The inquiry committee investigating the events aboard the Turkish ship Mavi Marama is of no importance to U.S. President Barack Obama.

It's just an obstacle that he needs to get past so he can meet his obligation and move on to achieve the real goal: his comprehensive Middle East peace plan, which will be presented to the sides and laid before the United Nations between September and November. It will be compiled by a one-man panel: the Obama panel.

Some 10 years ago, there was a panel of inquiry that included one Turkish member (former Turkish president Suleyman Demirel ) which tried to look backward and forward at the same time. It didn't work. The panel, headed by former U.S. senator George Mitchell, was supposed to determine who was responsible for the outbreak of the Israeli Arab riots in September and October of 2000 that had taken place three weeks earlier. In the months that went by before the panel submitted its report, Ariel Sharon defeated Ehud Barak and Bill and Hillary Clinton vacated the White House for George W. Bush. With its demise, the report bequeathed to the conflict George Mitchell the mediator and his aide Fred Hoff, who are holding talks with Israelis, Syrians and Palestinians.

Barak remembers how, as the Mitchell committee was being established, he was weighing a proposal by the leaders of the defeated Likud, Sharon and Silvan Shalom, to join his cabinet as the finance and interior ministers and save his government from collapsing. On the verge of agreeing, Barak recoiled, in case Yossi Beilin were to resign from the cabinet in protest and condemn him as an enemy of peace.

A decade has gone by, and Barak has become Beilin, with the ability to influence Prime Minister Benjamin Netanyahu. Barak knows that Netanyahu knows that Obama knows that the resignation of the chairman of the Labor Party from the cabinet would express a lack of confidence in Netanyahu's practical readiness to advance toward peace.

But Barak is one of the boys, not a leader. One of Bibi's boys. He is not a Chaim Weizmann or even an Ezer Weizman, just a Weizmann Shiri. Instead of combining forces with Lt. Gen. Gabi Ashkenazi to lead a new moderate and sober policy, he is battling the chief of staff.

In four more months, the freeze on construction in the territories ends. Obama could decide to submit his plan before that, or to hold back a little and wait until after the midterm congressional elections. Netanyahu, as is his wont, is trying to outflank him on the right, in an alliance with the Republicans.

The success is ephemeral. Yes, newly elected Massachusetts senator Scott Brown and Senate candidate Marco Rubio of Florida, two possible candidates in the race for the 2012 Republican presidential nomination, have recently spoken out in favor of Israel and against Obama on the Mavi Marmara issue, but there is no argument on the diplomatic parameters bequeathed by Bush.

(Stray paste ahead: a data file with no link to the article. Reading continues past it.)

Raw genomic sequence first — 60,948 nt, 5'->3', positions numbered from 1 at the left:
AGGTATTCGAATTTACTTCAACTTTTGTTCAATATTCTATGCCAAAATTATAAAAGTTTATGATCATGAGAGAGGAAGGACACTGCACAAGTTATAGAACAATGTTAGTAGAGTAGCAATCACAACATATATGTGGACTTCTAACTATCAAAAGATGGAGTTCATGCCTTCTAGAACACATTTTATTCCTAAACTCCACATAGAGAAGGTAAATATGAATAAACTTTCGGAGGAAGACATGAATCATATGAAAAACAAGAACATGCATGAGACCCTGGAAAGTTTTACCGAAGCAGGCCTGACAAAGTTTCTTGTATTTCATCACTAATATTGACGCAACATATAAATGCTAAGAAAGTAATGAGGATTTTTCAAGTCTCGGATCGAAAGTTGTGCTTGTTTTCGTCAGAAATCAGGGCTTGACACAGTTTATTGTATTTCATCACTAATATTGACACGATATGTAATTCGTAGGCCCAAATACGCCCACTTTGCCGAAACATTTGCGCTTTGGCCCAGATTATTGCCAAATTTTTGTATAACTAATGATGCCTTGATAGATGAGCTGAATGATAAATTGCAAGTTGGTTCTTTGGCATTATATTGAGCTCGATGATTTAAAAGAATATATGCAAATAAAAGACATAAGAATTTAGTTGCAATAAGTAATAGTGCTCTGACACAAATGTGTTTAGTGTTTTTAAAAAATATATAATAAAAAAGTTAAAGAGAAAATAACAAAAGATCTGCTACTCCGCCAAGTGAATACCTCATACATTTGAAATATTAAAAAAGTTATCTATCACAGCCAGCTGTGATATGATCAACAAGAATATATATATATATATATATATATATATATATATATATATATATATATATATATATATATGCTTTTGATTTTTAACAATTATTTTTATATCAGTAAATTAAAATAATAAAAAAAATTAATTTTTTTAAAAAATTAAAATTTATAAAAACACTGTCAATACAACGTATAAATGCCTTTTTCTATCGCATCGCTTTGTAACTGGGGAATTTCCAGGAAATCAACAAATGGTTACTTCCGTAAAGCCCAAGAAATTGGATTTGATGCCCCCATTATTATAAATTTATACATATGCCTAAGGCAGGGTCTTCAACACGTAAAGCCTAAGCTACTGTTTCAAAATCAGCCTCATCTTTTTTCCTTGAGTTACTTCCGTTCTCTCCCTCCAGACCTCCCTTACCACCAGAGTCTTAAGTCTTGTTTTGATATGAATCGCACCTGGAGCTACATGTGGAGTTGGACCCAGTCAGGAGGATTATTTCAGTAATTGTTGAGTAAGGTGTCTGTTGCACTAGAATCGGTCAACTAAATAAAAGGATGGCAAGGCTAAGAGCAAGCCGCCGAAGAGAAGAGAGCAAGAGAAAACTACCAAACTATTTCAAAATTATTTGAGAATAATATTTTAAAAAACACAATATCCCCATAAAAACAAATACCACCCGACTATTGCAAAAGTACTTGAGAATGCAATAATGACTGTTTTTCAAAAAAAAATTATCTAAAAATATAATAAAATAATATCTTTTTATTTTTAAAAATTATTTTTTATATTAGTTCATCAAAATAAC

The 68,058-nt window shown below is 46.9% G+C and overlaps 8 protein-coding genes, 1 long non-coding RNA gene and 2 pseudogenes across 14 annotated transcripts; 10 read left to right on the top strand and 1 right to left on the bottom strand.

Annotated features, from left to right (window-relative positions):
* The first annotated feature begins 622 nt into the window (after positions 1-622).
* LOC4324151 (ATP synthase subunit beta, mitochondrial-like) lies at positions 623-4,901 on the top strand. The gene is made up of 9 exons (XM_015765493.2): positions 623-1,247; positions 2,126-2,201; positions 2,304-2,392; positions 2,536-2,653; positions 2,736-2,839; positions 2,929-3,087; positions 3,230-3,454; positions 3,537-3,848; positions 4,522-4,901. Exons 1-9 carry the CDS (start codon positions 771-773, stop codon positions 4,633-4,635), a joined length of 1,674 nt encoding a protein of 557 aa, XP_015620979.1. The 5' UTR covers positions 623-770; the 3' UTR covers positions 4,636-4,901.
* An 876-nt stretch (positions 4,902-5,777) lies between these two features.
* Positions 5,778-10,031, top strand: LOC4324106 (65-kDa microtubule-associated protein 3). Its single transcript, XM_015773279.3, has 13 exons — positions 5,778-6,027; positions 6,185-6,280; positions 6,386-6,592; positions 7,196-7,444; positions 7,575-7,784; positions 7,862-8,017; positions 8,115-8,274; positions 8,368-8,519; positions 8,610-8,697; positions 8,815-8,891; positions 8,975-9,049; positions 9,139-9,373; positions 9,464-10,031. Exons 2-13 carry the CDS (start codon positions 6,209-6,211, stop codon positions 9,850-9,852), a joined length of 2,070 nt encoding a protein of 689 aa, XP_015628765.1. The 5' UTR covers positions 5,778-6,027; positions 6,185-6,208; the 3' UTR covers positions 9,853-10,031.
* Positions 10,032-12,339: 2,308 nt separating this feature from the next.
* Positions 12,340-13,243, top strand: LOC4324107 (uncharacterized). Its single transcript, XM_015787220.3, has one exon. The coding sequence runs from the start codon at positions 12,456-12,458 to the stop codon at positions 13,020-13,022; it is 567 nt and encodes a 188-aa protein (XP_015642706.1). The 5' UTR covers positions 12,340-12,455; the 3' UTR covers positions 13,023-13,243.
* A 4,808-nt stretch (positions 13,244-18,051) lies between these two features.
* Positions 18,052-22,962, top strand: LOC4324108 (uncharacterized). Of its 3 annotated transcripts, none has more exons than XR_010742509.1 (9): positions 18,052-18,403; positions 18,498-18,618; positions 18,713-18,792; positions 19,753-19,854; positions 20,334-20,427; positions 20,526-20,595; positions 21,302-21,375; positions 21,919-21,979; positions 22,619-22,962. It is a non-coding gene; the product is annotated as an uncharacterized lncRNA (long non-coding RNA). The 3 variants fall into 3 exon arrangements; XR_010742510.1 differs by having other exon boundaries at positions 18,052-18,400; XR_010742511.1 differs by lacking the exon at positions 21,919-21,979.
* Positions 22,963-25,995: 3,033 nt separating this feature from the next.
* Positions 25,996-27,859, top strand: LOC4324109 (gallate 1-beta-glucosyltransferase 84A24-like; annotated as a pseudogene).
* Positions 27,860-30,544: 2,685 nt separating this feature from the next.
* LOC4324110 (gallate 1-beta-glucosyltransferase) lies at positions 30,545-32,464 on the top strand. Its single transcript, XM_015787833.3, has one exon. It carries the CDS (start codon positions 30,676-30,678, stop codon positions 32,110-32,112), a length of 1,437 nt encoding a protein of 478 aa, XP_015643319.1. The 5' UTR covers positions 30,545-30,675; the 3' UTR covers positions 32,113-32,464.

Obama's counter-flanking move against Netanyahu is not political. It is a direct and indirect security review of the Israel Defense Forces' positions, as gleaned from meetings with Ashkenazi, with Maj. Gen. Amir Eshel (who heads the IDF's planning directorate and is in Washington this week ), and with retired senior officers who are familiar with the way the wind is blowing in the General Staff and the Defense Ministry.

Obama has a great advantage over Netanyahu: He is not fighting for survival. Election considerations for 2012 will not necessarily guide his actions, not even when it comes to Iran. Obama is already president; he wants to be a great president, and ultimately - in accordance with his character and his experience and depending on whether the Democrats control the White House and the Senate - perhaps also chief justice. (He wouldn't be the first U.S. president later appointed chief justice of the Supreme Court, an honor enjoyed by William Howard Taft. ) Obama has a vision. Netanyahu does not. Let's assume the Iranian threat is removed. What then?

In a lecture in late May, Mitchell said the conflict can be solved and the parameters exist and are known; what's needed mainly is leadership. The Syrian element of the parameters was delivered at the time by President Bashar Assad, in an important interview with Charlie Rose. The supreme priority, Assad said, is a secular Syria. It will insist on the June 5, 1967 border, Israel will insist on security arrangements, and all that's needed is to find a way to bridge the two ideas. The infrastructure will be the Madrid Conference of 1991 (Obama sees George H.W. Bush as a good model for diplomacy ). Assad distinguishes between a contractual peace that will be implemented over time and entails a monitoring mechanism, and real peace - which depends partly on a solution to the Palestinian problem. And he knows that America means not just a president, but also a Congress, one that is attentive to Israel's wishes.

The distance between Charlie Rose and a signing ceremony at the Rose Garden can be bridged. Obama will try. And when Netanyahu acts to blow up that bridge, where will Barak be?